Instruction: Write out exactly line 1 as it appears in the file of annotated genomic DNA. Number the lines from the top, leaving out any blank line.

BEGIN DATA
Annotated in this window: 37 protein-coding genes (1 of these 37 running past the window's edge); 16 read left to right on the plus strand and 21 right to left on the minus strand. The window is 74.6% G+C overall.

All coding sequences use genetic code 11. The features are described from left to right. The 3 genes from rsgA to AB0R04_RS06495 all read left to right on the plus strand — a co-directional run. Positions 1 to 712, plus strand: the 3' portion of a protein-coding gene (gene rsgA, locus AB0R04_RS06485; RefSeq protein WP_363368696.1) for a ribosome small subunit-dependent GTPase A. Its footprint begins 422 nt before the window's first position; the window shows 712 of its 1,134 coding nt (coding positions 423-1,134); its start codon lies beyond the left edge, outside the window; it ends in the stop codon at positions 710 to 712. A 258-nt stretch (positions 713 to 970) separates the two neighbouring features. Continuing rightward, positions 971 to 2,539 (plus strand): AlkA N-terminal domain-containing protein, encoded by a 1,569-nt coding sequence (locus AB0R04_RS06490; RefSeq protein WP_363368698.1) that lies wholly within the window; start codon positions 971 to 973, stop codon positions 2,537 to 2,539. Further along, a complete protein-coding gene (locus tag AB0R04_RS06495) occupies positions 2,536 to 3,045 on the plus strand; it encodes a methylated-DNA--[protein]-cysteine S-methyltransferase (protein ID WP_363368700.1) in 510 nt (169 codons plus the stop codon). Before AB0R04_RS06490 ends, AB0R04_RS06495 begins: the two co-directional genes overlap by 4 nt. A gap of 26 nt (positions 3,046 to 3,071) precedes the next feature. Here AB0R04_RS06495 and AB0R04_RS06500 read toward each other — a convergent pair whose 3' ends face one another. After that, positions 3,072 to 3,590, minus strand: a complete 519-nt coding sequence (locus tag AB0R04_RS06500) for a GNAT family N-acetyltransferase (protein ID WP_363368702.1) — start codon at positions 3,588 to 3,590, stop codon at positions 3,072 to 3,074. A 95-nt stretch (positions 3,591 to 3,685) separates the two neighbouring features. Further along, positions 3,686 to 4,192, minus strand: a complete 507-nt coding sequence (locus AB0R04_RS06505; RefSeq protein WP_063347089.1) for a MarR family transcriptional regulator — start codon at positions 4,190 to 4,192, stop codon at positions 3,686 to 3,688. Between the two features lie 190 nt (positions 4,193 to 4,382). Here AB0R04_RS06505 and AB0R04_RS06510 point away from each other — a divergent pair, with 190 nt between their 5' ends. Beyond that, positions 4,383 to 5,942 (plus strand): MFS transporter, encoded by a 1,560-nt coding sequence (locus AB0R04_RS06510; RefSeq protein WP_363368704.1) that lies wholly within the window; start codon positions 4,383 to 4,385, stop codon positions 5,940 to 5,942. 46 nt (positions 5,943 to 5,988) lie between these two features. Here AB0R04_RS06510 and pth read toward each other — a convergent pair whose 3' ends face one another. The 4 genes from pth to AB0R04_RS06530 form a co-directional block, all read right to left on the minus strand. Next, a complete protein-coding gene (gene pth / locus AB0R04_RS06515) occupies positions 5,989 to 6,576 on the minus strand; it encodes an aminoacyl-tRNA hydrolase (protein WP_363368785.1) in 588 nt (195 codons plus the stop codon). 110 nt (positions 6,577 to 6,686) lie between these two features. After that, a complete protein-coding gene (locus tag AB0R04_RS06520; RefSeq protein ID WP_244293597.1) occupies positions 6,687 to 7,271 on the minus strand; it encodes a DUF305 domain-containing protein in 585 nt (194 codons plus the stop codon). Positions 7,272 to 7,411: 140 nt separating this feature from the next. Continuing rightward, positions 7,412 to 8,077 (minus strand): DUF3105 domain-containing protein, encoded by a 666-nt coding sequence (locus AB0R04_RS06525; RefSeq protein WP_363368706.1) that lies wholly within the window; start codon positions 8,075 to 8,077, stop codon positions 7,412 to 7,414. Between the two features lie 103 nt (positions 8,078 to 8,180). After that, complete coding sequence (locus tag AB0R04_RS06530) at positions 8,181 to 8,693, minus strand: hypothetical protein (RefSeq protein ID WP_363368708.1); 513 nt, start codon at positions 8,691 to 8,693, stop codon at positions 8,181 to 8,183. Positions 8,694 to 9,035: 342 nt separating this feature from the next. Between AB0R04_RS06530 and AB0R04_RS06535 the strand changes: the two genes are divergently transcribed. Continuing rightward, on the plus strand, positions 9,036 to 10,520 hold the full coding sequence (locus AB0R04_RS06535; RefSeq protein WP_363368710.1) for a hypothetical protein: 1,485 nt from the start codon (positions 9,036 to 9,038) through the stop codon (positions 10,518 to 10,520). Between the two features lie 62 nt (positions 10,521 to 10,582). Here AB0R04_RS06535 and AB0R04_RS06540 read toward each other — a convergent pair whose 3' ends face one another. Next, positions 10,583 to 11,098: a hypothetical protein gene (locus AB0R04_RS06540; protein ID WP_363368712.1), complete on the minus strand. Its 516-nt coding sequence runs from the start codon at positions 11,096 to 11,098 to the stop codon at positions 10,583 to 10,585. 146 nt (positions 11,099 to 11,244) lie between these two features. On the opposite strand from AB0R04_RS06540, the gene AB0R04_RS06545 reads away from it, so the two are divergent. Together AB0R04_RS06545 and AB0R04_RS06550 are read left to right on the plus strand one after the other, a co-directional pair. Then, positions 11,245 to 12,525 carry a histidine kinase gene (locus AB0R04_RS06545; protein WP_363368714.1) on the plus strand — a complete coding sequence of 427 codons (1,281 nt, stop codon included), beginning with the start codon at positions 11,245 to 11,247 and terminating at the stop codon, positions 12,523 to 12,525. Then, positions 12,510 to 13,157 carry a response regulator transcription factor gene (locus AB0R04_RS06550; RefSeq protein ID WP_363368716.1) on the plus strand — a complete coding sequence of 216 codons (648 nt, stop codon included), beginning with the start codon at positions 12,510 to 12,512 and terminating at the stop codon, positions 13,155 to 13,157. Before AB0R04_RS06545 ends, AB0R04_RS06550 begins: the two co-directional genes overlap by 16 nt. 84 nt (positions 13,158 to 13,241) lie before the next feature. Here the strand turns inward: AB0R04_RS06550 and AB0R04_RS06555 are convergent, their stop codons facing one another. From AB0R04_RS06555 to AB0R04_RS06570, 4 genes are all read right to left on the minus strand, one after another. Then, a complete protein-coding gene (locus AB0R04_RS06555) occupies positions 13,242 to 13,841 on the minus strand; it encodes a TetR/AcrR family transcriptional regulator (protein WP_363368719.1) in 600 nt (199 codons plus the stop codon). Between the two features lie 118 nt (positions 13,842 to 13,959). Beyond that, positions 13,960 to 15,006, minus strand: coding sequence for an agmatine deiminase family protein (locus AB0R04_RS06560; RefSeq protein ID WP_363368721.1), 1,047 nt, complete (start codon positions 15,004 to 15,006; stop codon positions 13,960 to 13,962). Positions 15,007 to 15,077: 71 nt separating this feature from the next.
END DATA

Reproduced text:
Annotated in this window: 37 protein-coding genes (1 of these 37 running past the window's edge); 16 read left to right on the plus strand and 21 right to left on the minus strand. The window is 74.6% G+C overall.